Inside, too, the work carries on. Each week the Chapel is cleaned and fresh flowers bought and put in.  The Memorial Room is cleaned and tidied and the Children’s Room is usually having glue removed after Sunday’s sessions., as well as keeping the floor clear of all the bits and pieces that accrue.                                          
Raffles are prepared and tickets sold and refreshments provided all on a voluntary basis – so God Bless the volunteers!



Roofing & Property Repairs
UPVC Windows & Fascias
Plastering & Tiling

Tel:  01942 711848
Summer Pleasures
Sunshine beaming golden heat
For lots of fun outdoors
Holidays, for a sweet retreat
To mountains, plains and shores

Kids in constant summer motion,
Free from teacher’s rule
Head to toe in suntan lotion,
At the beach or pool.

Inflatable rafts on which to float
Camping and fishing gear
Rowing or sailing or waterski boat,
Tell us summer’s here

Things we can’t do the rest of the year
Are summer’s special treasures;
Oh summer, summer, linger long,
And give us all you pleasures

.                                                  3
Ministers Column: Getting Better All The Time?
Thomas A Kempis, in his late medieval classic The Imitation of Christ, wrote:
If we were to uproot only one vice each year, we should soon become perfect. The contrary, however, is often the case.”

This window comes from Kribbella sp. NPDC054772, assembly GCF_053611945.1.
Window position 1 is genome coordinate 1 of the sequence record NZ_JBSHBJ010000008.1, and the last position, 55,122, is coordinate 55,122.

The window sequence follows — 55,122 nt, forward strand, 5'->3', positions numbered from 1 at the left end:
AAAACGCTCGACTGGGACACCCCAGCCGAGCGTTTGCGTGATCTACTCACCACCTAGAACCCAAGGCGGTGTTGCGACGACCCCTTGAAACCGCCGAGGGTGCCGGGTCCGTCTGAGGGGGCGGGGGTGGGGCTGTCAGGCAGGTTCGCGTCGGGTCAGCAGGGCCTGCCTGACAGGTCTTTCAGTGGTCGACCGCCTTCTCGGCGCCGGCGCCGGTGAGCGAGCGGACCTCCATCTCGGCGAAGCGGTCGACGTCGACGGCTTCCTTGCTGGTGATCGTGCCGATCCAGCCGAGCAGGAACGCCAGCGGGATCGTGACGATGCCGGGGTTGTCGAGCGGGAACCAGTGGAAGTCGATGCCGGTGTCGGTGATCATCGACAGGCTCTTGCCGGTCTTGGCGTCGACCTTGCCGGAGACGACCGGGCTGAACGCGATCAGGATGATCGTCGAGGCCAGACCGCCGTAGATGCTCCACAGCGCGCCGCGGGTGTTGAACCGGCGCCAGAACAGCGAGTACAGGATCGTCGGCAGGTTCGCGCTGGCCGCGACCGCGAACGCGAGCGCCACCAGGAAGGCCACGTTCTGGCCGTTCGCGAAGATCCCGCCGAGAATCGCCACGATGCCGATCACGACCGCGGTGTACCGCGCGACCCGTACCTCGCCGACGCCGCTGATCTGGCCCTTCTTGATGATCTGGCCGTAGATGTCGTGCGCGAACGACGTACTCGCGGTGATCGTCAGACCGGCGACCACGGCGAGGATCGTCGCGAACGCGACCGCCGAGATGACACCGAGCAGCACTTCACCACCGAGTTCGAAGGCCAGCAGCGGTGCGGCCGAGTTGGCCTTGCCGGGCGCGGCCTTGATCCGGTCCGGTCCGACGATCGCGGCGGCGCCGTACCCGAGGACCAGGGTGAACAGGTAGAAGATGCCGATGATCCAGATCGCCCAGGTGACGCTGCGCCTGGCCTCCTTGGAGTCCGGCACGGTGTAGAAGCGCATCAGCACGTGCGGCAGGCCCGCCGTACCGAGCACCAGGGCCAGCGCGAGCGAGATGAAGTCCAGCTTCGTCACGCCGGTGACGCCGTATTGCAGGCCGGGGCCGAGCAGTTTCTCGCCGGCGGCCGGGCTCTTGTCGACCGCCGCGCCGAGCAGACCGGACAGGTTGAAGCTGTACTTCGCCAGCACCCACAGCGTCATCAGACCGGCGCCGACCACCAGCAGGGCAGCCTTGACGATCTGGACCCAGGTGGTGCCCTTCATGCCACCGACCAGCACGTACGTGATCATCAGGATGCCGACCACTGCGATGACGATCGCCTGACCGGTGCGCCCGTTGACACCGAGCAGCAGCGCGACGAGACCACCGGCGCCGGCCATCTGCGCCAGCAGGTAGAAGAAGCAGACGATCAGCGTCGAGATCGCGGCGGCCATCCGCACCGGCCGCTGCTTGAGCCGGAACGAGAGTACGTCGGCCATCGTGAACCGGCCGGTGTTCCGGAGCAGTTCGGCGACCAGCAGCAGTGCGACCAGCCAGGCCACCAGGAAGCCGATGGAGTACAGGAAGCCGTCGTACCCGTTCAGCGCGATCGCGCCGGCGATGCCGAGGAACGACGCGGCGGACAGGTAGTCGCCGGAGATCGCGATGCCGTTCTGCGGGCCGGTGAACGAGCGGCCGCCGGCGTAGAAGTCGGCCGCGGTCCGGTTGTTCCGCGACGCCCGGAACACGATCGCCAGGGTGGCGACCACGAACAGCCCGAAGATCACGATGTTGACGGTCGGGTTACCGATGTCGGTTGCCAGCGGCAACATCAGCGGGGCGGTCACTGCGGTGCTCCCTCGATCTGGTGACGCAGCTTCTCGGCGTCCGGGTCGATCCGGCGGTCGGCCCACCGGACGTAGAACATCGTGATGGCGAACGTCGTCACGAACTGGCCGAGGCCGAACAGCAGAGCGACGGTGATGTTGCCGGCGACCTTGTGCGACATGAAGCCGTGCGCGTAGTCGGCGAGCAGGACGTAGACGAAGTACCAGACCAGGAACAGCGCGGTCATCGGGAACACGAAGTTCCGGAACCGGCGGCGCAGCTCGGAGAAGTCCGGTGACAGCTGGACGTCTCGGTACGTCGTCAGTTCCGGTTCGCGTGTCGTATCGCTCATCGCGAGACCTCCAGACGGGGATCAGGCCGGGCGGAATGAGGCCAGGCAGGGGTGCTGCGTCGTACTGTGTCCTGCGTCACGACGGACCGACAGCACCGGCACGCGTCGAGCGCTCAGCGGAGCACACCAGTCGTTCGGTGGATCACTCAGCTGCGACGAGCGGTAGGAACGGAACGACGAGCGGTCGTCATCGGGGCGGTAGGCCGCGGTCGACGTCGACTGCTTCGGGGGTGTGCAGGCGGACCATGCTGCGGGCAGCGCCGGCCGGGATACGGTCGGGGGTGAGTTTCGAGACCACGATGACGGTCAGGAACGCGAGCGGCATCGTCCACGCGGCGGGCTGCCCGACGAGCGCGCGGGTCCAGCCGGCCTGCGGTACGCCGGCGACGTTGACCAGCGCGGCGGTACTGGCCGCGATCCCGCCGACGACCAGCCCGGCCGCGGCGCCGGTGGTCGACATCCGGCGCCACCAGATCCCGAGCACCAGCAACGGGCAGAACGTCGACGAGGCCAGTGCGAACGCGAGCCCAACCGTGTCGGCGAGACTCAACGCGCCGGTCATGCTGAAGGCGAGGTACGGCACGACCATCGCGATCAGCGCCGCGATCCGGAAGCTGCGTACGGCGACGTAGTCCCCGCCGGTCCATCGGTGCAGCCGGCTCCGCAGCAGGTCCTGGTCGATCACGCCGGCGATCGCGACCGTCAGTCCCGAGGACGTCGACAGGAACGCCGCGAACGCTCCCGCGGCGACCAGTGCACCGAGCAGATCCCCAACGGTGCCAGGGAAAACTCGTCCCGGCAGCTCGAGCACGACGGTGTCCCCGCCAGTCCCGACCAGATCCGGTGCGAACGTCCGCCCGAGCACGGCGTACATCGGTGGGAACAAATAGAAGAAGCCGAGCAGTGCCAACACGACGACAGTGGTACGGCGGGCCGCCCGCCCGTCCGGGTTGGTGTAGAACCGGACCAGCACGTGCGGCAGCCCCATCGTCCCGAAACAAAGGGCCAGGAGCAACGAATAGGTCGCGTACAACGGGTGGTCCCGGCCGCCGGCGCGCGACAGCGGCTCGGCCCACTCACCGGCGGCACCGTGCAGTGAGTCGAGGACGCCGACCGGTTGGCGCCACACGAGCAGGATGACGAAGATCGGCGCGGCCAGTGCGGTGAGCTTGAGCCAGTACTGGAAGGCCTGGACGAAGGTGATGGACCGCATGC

How true. And in some ways – how discouraging. Those of you who know me, have probably learned that I’m not perfect. Honestly, I’m not even that close. But it’s not like I have that many vices. At least, I don’t think I do (a lack of adequate self-criticism could well be one of my flaws, come to think of it). Really, if I just focussed on getting rid of one glaring imperfection each year, I’d be clear of them in no time. Isn’t the same true for you?
I like to think I’m headed in the right direction. Not twenty minutes ago, I spotted fifteen pounds fly out of someone’s pocket. A tenner and a fiver – but without a moment’s hesitation I rushed up to the unfortunate woman and returned them to their rightful, and grateful owner. Was I tempted to keep the notes? Not really – but when I was twenty-one, and skint, maybe I would have been tempted. Which goes to show you, we can – and sometimes do – improve with age.